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Thanks for all your input, your time is appreciated!!

 

I leave soon for Thailand and have decided on the following kit. As I enjoy using primes more the only Zoom I will take is the 50-230 because I cant zoom there with my feet.

 

My bag:-

Billingham Hadley Pro

X-Pro 2

18mm f2 for tight spots, temples etc and waterfalls with my ND1000

23mm f2 general walk around (my favourite FL)

35 f2 or maybe f1.4 for low light. This will also feed into my decision of which one to sell. I dont use them very often so one must go.

50mm f2 Just bought it but like 'getting in' that wee bit more, I intend using this lens a lot

50-230mm zoom for wildlife parks and other occasions I want to take candid moments without intrusion

Pixi tripod

Nissin i40 for fill essentially. I have had the firmware upgrade for HSS TTL

 

I'll feed back my findings

 

Cheers

 

Again, thanks for your help

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Here's some feedback on my trip, late I know but hopefully might help someone :-)

 

The X-pro2 performed without fault, with fairly high humidity and around 28-30 deg C. I did have to change lenses quite a bit but still no issues.

 

The 18mm f2 was soo needed for the Grand Palace in Bangkok and for some temple internals, the 23 just didnt cut it, too narrow for these situations. The 16mm would be even better but I don't own one.....yet

 

The 23mm f2 was my most used length looking at the metadata in lightroom, I had 35mm 'days' but often had to step too far back to get it all in for the busier places, however I did get some nice candid portraits of street vendors etc with this lens. I should have taken the 35 1.4 instead tho, I found when I wanted to use the 35 a bit nicer bokeh would have helped.

 

A fairly big surprise to me was the 50mmf2, I hardly wanted to use it, and when I did I was disappointed at the lack of subject separation with the busy backgrounds pretty much anywhere. One benefit is that I now know there probably isnt a place in my collection for this lens.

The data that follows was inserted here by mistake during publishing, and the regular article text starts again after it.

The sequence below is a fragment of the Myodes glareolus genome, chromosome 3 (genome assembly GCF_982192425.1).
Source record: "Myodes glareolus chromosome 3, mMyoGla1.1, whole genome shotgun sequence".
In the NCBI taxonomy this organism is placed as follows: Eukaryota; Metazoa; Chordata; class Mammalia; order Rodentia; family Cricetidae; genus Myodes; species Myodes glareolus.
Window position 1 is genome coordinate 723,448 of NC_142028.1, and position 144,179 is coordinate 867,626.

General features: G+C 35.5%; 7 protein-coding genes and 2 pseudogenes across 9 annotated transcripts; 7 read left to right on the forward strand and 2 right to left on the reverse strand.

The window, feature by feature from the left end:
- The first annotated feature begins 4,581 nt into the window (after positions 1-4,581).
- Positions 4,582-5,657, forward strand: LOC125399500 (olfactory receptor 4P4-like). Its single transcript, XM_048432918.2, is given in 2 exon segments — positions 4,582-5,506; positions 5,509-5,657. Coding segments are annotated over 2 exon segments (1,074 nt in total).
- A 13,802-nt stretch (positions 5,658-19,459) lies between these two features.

On Koh Chang island and in Chiang Mai the 50-230 was used quite a bit with some lovely images. The weekend we landed in Chiang Mai was the annual festival for the end on the rainy season, long distance candid or even posed shots were great, hundreds of people in national dress from various regions of northern Thailand.... spectacular

 

The Nissin flash got used once or twice to illuminate my wife's face with sunset background shots but to be honest I dont really liked the results. Maybe a diffuser of some sort would have been handy.

 

We liked Chiang Mai so much that we leave again very soon for another 2 weeks there. Slightly different camera bag this time, oh and on that the Billingham Hadley Pro was a great travel bag but found it a wee bit big for walking around the streets so gonna take my small hadley with me in the case.

 

I have since bought the 55-200 at a great price in Edinburgh airport so thats coming this trip.

 

One thing I did notice, and I suppose it applies to a lot of vacations but there was a distinct difference between what I wanted to carry daytime and nightime. So that has 'tuned' my bag also for this trip.

 

So this trip will be

X-pro2 with Fuji handgrip

18-55 and 55-200 zooms (I did miss the ability to frame a shot quickly without using my feet, there is so much happening at a fast rate there)

18mm f2

35mm f1.4

X100T

 

I take my pixi tripod and smaller EF-X20 flash, just in case

I have a small photo shoot set up with someone this trip so will take my 56mm f1.2 mainly for that occasion

 

So soon on ebay will be a 35 f2, 50 f2 and a 50-230 all hardly used, they just don't suit my shooting style

 

Thanks for reading, please leave your comments